Moorlach has served in the state Senate since 2015, winning a special election that year and then earning a full term in 2016, when he beat his Democratic opponent by 14 percentage points. The former Orange County Supervisor has branded himself a fiscal conservative who has sought pension reform at all levels of government. He launched his political career when he predicted Orange County’s 1994 bankruptcy during a successful bid to become the county’s treasurer-tax collector.
In contrast to Moorlach’s 24 years of experience as an elected official, Min has never held public office. Instead, Min points to a political resume that includes time as a senior policy advisor for the Joint Economic Committee of Congress and as policy director for the Center for American Progress.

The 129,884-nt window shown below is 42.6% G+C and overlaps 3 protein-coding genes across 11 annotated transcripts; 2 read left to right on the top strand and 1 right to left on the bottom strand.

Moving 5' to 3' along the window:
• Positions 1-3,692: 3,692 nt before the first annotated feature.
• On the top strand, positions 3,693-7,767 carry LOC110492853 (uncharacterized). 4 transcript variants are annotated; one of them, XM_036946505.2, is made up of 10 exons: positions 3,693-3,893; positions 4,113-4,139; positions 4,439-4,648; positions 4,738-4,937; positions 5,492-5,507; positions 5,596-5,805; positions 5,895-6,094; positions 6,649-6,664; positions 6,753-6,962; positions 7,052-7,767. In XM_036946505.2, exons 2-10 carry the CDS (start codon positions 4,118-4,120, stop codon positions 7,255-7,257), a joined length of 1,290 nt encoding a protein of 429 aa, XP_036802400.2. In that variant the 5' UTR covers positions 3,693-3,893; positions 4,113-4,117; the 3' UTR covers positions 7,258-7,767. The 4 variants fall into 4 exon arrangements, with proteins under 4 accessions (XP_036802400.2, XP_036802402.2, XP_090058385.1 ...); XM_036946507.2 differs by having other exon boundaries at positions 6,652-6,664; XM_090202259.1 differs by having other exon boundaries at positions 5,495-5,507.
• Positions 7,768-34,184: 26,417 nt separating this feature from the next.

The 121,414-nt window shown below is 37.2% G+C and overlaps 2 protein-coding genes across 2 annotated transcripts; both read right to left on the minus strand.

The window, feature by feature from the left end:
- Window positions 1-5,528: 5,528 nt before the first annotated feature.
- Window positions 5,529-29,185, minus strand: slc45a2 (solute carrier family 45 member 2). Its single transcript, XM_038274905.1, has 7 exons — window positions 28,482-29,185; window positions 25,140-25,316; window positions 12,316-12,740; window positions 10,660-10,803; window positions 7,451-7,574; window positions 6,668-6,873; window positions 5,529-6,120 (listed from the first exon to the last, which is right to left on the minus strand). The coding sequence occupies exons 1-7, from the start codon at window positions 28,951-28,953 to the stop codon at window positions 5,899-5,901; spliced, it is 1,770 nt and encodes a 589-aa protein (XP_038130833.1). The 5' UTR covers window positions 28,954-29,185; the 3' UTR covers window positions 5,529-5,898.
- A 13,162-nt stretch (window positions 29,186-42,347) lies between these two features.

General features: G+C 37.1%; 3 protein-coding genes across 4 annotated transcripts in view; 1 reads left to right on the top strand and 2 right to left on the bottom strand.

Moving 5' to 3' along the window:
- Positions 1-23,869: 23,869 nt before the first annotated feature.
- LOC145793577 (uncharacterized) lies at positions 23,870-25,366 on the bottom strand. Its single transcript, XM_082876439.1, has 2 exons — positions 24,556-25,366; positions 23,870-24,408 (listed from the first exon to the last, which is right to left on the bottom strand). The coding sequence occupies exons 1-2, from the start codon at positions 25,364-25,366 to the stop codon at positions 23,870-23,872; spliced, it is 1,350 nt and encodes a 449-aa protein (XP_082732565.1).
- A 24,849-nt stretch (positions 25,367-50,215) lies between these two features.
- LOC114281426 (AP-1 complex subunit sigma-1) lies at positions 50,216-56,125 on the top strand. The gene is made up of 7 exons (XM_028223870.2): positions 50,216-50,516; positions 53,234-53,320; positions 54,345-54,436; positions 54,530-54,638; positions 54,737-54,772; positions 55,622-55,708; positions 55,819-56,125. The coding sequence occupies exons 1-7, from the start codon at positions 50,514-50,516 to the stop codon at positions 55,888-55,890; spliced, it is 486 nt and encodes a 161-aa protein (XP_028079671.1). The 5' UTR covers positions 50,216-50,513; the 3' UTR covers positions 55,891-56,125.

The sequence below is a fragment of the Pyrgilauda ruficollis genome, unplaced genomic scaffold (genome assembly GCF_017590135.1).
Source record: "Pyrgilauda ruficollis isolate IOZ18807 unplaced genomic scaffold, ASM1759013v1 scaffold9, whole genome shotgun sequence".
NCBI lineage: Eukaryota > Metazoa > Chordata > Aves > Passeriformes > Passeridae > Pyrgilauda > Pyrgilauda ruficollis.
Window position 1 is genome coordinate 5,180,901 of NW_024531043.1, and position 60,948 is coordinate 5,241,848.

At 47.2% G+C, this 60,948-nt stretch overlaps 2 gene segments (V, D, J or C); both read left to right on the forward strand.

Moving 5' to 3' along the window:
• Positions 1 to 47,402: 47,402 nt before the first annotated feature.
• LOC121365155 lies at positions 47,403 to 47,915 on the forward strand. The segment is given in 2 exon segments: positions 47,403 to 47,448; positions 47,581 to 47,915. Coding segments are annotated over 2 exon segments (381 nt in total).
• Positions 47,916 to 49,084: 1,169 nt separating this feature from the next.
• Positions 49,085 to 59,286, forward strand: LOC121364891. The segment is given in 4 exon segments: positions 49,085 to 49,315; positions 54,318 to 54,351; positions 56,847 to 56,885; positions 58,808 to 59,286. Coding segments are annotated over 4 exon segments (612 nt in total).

The 37th Senate District runs along the coast from Huntington Beach to Laguna Beach and stretches inland through Costa Mesa, Irvine, and Tustin, and up to Orange, Villa Park and portions of Irvine. Republicans hold a 5 percentage point voter registration lead in the seat, but that’s half the of the advantage the GOP had four years ago when Moorlach one his first full term. The district also overlaps with several House seats and state assembly districts that swung Democratic in 2018, continuing a trend that has seen Republicans losing more and more federal and state seats in recent years.
If elected, Min, a first-generation Korean-American, would be the first Asian American Democrat to represent Orange County at the state level.